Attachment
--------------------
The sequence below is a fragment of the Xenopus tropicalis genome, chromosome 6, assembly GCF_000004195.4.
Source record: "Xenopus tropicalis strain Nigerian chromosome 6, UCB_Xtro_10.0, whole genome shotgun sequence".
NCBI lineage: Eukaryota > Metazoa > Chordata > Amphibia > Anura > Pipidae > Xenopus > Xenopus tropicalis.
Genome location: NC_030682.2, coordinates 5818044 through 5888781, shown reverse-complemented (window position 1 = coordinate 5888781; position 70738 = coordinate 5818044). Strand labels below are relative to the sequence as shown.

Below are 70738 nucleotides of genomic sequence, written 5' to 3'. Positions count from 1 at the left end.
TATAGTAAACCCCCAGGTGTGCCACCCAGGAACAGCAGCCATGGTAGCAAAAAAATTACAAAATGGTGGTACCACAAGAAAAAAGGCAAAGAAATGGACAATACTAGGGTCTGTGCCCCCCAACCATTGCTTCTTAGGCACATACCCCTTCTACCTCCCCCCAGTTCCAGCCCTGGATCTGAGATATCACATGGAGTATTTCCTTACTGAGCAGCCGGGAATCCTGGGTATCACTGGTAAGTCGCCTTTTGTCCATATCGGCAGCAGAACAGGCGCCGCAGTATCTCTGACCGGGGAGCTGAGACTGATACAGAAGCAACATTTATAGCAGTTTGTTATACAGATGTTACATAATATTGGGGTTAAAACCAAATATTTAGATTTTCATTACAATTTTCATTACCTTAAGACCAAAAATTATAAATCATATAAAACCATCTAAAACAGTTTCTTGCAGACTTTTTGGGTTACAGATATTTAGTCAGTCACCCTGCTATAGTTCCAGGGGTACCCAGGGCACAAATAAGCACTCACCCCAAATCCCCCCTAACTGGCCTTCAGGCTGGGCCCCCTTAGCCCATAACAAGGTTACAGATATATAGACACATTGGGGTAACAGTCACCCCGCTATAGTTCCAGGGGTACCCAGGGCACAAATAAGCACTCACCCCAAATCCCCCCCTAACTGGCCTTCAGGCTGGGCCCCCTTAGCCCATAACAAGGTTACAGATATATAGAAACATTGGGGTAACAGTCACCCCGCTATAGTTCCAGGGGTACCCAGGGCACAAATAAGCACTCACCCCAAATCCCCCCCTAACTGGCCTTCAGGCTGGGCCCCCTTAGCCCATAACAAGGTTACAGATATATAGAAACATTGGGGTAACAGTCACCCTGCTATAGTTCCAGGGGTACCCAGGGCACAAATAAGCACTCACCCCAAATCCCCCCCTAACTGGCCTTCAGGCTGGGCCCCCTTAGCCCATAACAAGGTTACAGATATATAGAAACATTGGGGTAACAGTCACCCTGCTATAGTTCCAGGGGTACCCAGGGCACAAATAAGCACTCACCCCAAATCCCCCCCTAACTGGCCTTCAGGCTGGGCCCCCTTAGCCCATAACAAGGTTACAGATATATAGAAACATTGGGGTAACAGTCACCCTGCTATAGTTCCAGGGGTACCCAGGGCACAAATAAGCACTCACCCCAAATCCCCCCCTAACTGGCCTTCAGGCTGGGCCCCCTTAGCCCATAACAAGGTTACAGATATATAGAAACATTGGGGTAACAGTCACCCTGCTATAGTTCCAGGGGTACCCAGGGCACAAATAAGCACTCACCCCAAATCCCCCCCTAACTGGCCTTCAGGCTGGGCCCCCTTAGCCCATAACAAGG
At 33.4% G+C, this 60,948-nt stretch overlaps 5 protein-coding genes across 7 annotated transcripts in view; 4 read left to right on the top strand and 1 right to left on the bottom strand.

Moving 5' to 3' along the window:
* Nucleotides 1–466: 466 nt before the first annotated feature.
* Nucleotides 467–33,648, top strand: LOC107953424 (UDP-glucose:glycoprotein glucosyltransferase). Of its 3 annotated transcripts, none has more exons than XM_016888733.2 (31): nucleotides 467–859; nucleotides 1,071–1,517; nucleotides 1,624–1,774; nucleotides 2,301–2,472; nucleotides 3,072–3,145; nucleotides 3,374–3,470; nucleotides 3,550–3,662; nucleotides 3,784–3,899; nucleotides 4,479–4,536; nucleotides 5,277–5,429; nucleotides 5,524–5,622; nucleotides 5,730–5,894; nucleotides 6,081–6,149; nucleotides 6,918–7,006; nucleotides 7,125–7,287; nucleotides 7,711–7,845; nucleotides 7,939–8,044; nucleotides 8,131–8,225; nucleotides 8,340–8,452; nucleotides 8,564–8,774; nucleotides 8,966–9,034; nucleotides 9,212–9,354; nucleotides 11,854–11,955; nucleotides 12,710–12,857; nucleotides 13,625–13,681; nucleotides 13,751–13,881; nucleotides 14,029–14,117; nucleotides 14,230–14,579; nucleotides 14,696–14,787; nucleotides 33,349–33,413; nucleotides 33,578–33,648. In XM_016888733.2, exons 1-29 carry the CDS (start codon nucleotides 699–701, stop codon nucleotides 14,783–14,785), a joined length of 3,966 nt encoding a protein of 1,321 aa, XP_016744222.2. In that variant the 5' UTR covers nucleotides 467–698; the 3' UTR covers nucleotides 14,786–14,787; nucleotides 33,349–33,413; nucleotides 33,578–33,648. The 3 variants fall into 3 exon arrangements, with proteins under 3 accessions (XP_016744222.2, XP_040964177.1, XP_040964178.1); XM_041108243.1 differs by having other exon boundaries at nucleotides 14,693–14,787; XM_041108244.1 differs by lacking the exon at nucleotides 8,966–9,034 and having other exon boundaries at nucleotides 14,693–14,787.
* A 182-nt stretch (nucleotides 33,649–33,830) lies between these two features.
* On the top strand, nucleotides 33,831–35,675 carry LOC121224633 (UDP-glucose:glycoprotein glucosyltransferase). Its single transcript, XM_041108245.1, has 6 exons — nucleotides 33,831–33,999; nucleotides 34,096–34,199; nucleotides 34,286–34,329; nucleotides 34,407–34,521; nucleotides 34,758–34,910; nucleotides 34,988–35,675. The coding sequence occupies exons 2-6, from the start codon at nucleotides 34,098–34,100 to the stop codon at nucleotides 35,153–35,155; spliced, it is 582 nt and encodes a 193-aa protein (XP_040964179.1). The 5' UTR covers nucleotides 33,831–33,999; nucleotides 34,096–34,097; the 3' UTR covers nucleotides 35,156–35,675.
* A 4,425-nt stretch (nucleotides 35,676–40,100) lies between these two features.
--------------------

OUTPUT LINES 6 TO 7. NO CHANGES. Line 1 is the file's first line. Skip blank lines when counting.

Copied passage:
TATAGTAAACCCCCAGGTGTGCCACCCAGGAACAGCAGCCATGGTAGCAAAAAAATTACAAAATGGTGGTACCACAAGAAAAAAGGCAAAGAAATGGACAATACTAGGGTCTGTGCCCCCCAACCATTGCTTCTTAGGCACATACCCCTTCTACCTCCCCCCAGTTCCAGCCCTGGATCTGAGATATCACATGGAGTATTTCCTTACTGAGCAGCCGGGAATCCTGGGTATCACTGGTAAGTCGCCTTTTGTCCATATCGGCAGCAGAACAGGCGCCGCAGTATCTCTGACCGGGGAGCTGAGACTGATACAGAAGCAACATTTATAGCAGTTTGTTATACAGATGTTACATAATATTGGGGTTAAAACCAAATATTTAGATTTTCATTACAATTTTCATTACCTTAAGACCAAAAATTATAAATCATATAAAACCATCTAAAACAGTTTCTTGCAGACTTTTTGGGTTACAGATATTTAGTCAGTCACCCTGCTATAGTTCCAGGGGTACCCAGGGCACAAATAAGCACTCACCCCAAATCCCCCCTAACTGGCCTTCAGGCTGGGCCCCCTTAGCCCATAACAAGGTTACAGATATATAGACACATTGGGGTAACAGTCACCCCGCTATAGTTCCAGGGGTACCCAGGGCACAAATAAGCACTCACCCCAAATCCCCCCCTAACTGGCCTTCAGGCTGGGCCCCCTTAGCCCATAACAAGGTTACAGATATATAGAAACATTGGGGTAACAGTCACCCCGCTATAGTTCCAGGGGTACCCAGGGCACAAATAAGCACTCACCCCAAATCCCCCCCTAACTGGCCTTCAGGCTGGGCCCCCTTAGCCCATAACAAGGTTACAGATATATAGAAACATTGGGGTAACAGTCACCCTGCTATAGTTCCAGGGGTACCCAGGGCACAAATAAGCACTCACCCCAAATCCCCCCCTAACTGGCCTTCAGGCTGGGCCCCCTTAGCCCATAACAAGGTTACAGATATATAGAAACATTGGGGTAACAGTCACCCTGCTATAGTTCCAGGGGTACCCAGGGCACAAATAAGCACTCACCCCAAATCCCCCCCTAACTGGCCTTCAGGCTGGGCCCCCTTAGCCCATAACAAGGTTACAGATATATAGAAACATTGGGGTAACAGTCACCCTGCTATAGTTCCAGGGGTACCCAGGGCACAAATAAGCACTCACCCCAAATCCCCCCCTAACTGGCCTTCAGGCTGGGCCCCCTTAGCCCATAACAAGGTTACAGATATATAGAAACATTGGGGTAACAGTCACCCTGCTATAGTTCCAGGGGTACCCAGGGCACAAATAAGCACTCACCCCAAATCCCCCCCTAACTGGCCTTCAGGCTGGGCCCCCTTAGCCCATAACAAGG
At 33.4% G+C, this 60,948-nt stretch overlaps 5 protein-coding genes across 7 annotated transcripts in view; 4 read left to right on the top strand and 1 right to left on the bottom strand.